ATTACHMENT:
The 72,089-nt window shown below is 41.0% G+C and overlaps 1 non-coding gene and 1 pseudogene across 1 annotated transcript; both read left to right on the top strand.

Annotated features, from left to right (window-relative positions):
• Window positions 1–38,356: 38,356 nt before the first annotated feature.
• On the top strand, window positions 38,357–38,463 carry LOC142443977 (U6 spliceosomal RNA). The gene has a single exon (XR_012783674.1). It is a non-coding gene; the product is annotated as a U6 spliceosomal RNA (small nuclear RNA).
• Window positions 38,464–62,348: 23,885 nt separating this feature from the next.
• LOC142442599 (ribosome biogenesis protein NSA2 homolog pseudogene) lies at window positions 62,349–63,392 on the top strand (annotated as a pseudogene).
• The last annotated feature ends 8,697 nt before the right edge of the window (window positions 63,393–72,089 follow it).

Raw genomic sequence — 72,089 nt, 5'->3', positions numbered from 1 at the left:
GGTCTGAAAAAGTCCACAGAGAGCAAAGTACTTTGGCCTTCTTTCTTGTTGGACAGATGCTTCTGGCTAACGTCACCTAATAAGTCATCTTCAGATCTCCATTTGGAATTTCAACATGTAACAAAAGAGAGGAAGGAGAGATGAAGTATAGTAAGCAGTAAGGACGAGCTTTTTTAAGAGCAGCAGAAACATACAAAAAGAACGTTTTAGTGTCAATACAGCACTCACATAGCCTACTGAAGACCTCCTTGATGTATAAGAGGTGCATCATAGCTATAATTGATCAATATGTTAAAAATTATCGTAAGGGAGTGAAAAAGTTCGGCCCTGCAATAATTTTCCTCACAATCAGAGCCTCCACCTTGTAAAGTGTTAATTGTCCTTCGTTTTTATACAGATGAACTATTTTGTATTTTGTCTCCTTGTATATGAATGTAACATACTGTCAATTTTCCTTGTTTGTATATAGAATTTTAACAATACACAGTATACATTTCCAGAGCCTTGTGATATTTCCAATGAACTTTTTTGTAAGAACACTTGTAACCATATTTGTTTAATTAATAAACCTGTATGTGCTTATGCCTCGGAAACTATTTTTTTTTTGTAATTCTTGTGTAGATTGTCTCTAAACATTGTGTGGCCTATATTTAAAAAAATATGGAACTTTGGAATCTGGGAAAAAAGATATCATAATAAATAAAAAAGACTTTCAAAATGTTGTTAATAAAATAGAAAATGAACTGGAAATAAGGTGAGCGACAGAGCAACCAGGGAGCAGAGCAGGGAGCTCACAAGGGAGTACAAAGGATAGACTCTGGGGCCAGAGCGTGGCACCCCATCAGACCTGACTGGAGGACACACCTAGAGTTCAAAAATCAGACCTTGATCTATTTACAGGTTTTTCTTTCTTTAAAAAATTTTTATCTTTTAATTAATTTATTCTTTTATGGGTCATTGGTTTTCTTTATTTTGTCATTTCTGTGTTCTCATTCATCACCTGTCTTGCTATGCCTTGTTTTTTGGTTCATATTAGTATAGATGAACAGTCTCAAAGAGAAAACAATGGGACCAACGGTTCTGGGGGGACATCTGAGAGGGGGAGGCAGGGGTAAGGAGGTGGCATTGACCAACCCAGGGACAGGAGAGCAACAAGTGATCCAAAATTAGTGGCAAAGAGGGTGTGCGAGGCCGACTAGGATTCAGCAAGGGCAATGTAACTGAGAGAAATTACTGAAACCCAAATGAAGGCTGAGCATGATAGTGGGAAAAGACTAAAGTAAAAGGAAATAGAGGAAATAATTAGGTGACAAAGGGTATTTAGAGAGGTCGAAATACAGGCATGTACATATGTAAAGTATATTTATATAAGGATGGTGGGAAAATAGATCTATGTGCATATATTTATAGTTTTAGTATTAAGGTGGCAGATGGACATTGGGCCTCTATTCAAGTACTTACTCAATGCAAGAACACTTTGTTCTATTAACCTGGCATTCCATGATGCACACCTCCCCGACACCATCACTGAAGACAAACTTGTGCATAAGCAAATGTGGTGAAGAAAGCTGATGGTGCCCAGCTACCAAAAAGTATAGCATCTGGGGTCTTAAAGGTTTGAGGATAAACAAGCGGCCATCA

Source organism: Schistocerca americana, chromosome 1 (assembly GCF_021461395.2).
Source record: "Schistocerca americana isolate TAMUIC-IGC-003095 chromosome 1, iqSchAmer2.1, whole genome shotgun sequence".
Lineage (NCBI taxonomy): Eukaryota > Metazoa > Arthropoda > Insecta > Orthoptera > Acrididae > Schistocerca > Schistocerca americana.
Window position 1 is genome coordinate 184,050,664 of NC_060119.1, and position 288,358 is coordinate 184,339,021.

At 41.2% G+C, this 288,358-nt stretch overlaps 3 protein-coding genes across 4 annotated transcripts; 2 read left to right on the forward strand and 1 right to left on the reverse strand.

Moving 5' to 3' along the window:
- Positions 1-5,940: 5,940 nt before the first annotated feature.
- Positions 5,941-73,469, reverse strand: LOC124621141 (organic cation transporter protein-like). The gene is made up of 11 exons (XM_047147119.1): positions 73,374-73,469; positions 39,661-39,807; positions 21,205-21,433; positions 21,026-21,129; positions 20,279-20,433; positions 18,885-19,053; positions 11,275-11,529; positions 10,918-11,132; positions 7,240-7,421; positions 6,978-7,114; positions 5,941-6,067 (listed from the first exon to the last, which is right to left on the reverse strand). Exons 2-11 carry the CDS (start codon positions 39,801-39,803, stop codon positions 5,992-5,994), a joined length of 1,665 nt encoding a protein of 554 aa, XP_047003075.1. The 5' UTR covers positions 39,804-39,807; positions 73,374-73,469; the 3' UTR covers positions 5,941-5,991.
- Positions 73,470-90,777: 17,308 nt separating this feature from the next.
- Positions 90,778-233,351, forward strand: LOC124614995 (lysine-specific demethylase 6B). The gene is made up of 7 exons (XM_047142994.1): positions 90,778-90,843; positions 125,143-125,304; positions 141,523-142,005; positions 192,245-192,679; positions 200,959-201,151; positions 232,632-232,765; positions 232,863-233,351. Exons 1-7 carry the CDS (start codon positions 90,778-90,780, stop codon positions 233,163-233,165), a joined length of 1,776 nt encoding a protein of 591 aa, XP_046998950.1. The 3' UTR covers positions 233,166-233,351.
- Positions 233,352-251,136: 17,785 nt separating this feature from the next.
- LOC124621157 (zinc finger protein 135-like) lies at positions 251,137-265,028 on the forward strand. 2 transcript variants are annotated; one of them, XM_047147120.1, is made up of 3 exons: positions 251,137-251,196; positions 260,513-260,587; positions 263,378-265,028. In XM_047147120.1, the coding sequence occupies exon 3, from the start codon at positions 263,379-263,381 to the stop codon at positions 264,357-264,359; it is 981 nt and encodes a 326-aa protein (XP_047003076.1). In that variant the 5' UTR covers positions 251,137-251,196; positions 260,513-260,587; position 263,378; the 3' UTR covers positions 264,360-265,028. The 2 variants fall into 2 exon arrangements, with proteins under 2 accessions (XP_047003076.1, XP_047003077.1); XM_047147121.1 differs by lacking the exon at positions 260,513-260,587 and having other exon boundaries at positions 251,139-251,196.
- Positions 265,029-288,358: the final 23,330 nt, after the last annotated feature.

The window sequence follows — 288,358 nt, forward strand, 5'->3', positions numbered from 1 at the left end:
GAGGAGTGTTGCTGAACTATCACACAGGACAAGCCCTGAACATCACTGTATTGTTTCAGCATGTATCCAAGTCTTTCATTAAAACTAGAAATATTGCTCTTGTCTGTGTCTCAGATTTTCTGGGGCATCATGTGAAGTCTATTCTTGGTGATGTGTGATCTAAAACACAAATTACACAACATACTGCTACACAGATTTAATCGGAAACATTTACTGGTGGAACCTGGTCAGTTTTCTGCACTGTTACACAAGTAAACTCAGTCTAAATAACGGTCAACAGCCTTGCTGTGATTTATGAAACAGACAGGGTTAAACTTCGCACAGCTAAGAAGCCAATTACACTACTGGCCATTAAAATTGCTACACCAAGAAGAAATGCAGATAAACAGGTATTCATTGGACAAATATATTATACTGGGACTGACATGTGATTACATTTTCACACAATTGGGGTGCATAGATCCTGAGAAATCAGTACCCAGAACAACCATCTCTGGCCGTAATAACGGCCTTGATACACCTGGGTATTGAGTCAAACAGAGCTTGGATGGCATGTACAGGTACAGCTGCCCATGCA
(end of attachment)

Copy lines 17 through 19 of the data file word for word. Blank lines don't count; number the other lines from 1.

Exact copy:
- Positions 5,941-73,469, reverse strand: LOC124621141 (organic cation transporter protein-like). The gene is made up of 11 exons (XM_047147119.1): positions 73,374-73,469; positions 39,661-39,807; positions 21,205-21,433; positions 21,026-21,129; positions 20,279-20,433; positions 18,885-19,053; positions 11,275-11,529; positions 10,918-11,132; positions 7,240-7,421; positions 6,978-7,114; positions 5,941-6,067 (listed from the first exon to the last, which is right to left on the reverse strand). Exons 2-11 carry the CDS (start codon positions 39,801-39,803, stop codon positions 5,992-5,994), a joined length of 1,665 nt encoding a protein of 554 aa, XP_047003075.1. The 5' UTR covers positions 39,804-39,807; positions 73,374-73,469; the 3' UTR covers positions 5,941-5,991.
- Positions 73,470-90,777: 17,308 nt separating this feature from the next.
- Positions 90,778-233,351, forward strand: LOC124614995 (lysine-specific demethylase 6B). The gene is made up of 7 exons (XM_047142994.1): positions 90,778-90,843; positions 125,143-125,304; positions 141,523-142,005; positions 192,245-192,679; positions 200,959-201,151; positions 232,632-232,765; positions 232,863-233,351. Exons 1-7 carry the CDS (start codon positions 90,778-90,780, stop codon positions 233,163-233,165), a joined length of 1,776 nt encoding a protein of 591 aa, XP_046998950.1. The 3' UTR covers positions 233,166-233,351.